60

Special mention for Raúl Pateras Pescara de Castelluccio (good article) who was fond of lots and lots of rotor blades, settling on sixteen for most of his designs, although his Model 3 had twenty. Pescara's helicopters may look a little comical (and dangerous!) but they are an important part of early helicopter evolution, pioneers in the first fully ...


58

That is crazy. DON'T just rely on an person who's new to airplanes and only training is 5 minutes of showing them what to do, who may or may not react correctly when it springs to life, as the only thing preventing the plane from heading off somewhere while you try to dive clear. Don't. Do. It. Tie the tail. To something. Anything. Use the passenger and ...


54

1) Airspeed, 2) Forward motion, 3) Size constraints. Just to begin with. Household fan blades are extremely slow, so they need more chord to push a meaningful amount of air. Aircraft propellers approach the speed of sound at their tips, and low drag is critical. All things equal, more span and less chord is more efficient. Reducing the airspeed for props ...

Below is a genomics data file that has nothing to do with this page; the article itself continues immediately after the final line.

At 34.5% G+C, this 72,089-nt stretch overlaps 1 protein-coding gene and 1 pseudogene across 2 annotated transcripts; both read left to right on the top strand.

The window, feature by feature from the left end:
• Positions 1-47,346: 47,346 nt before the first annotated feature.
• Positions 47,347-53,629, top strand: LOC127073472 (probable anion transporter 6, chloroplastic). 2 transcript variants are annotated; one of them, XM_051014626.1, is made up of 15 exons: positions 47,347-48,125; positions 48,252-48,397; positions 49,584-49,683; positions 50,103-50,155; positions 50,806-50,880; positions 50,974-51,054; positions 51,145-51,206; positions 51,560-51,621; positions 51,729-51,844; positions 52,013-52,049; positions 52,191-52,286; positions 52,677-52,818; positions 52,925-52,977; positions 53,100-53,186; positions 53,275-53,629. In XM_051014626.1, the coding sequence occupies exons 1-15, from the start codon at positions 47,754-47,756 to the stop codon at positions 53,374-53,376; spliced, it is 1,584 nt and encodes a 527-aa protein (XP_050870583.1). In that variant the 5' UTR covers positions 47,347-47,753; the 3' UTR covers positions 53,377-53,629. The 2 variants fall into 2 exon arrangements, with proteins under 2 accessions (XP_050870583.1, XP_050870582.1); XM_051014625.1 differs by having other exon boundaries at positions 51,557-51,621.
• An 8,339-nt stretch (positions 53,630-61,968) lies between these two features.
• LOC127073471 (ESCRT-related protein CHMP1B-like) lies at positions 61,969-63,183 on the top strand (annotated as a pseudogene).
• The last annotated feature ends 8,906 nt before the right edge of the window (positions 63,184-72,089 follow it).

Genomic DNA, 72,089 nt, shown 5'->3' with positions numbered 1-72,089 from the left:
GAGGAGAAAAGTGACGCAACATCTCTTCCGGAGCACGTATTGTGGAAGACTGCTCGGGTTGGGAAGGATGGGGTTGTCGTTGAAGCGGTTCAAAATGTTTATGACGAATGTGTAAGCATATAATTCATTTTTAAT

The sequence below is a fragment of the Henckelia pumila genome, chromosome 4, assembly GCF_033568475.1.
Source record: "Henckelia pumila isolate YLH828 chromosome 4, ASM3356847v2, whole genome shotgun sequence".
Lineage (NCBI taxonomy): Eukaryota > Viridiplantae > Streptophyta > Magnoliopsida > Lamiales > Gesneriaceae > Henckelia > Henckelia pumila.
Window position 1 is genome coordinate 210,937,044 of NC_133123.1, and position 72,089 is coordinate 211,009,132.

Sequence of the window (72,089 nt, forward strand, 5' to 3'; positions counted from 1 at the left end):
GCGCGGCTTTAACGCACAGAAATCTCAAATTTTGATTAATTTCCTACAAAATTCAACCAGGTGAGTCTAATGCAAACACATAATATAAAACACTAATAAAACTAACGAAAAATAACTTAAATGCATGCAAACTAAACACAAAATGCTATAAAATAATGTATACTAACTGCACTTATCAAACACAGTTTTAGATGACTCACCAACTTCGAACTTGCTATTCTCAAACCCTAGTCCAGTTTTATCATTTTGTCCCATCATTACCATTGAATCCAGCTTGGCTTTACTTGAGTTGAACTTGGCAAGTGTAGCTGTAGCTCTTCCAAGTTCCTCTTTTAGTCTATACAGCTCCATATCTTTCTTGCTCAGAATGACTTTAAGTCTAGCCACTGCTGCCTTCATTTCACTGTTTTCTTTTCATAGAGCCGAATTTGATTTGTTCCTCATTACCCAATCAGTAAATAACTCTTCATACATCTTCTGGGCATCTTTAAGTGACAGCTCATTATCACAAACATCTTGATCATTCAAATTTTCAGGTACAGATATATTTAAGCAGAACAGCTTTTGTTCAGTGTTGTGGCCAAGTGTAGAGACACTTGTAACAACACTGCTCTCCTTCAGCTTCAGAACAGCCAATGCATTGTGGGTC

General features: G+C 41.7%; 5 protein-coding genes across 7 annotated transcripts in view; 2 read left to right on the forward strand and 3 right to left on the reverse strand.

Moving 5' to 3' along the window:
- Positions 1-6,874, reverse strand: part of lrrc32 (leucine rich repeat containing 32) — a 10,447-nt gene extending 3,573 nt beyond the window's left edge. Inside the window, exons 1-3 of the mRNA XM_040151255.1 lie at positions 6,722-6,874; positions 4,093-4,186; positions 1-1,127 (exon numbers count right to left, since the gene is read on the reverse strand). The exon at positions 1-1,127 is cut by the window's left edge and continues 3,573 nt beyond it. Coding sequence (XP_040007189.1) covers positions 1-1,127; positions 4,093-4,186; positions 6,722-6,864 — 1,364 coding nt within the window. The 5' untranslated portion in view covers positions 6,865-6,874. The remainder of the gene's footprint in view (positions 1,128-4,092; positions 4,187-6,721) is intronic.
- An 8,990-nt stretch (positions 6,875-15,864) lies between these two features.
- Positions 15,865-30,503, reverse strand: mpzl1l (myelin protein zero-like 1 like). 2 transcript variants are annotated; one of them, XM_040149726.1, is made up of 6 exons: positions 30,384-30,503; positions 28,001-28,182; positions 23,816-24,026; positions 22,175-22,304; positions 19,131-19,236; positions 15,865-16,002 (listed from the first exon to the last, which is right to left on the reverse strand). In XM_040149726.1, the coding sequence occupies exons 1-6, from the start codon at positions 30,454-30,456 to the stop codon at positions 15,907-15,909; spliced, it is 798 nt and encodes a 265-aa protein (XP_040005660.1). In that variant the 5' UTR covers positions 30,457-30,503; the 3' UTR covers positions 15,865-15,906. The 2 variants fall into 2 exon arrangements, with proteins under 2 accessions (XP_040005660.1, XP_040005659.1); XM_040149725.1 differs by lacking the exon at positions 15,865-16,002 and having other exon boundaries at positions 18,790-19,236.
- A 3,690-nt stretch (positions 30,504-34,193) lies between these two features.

43

It is a fitting for a Hucks Starter. Photos from Vintage Wings Canada


41

The most blades I've seen are 8 on the Mi-26. Source But the highest theoretical lifting efficiency is achieved with the fewest blades and experiments have been done with single blade rotors (with a counterweight - there were vibration problems that couldn't be resolved). So in practical terms, the most lift for the least power is achieved with a 2 blade ...


40

You are right. They are unequal length blades. Schempp refers to the propeller as being "noise optimized" and you can see that the blades are free to flap (forward) like helicopter blades (which flap up) so that the asymmetric thrust axis from having the propeller disc offset from the rotational axis doesn't place bending loads on the hub. And obviously, ...


38

A "run away prop" is caused by a failure of the pitch control mechanism of a constant speed propeller. Feathering turns the prop blade as close to 90 degrees to the wind as possible, minimizing the effects of the airstream. This obviously reduces drag and is used when an engine is shut down. A run away condition is created when the propeller malfunction ...


28

I would not follow the advice in the forum. While the reasoning that a windmilling prop does create more drag is sound, I have seen no empirical evidence that says how much it actually translates to in Feet Per Minute. The only studies I have seen have been inconclusive on the subject, and say there's a number of factors that you can't really control in that ...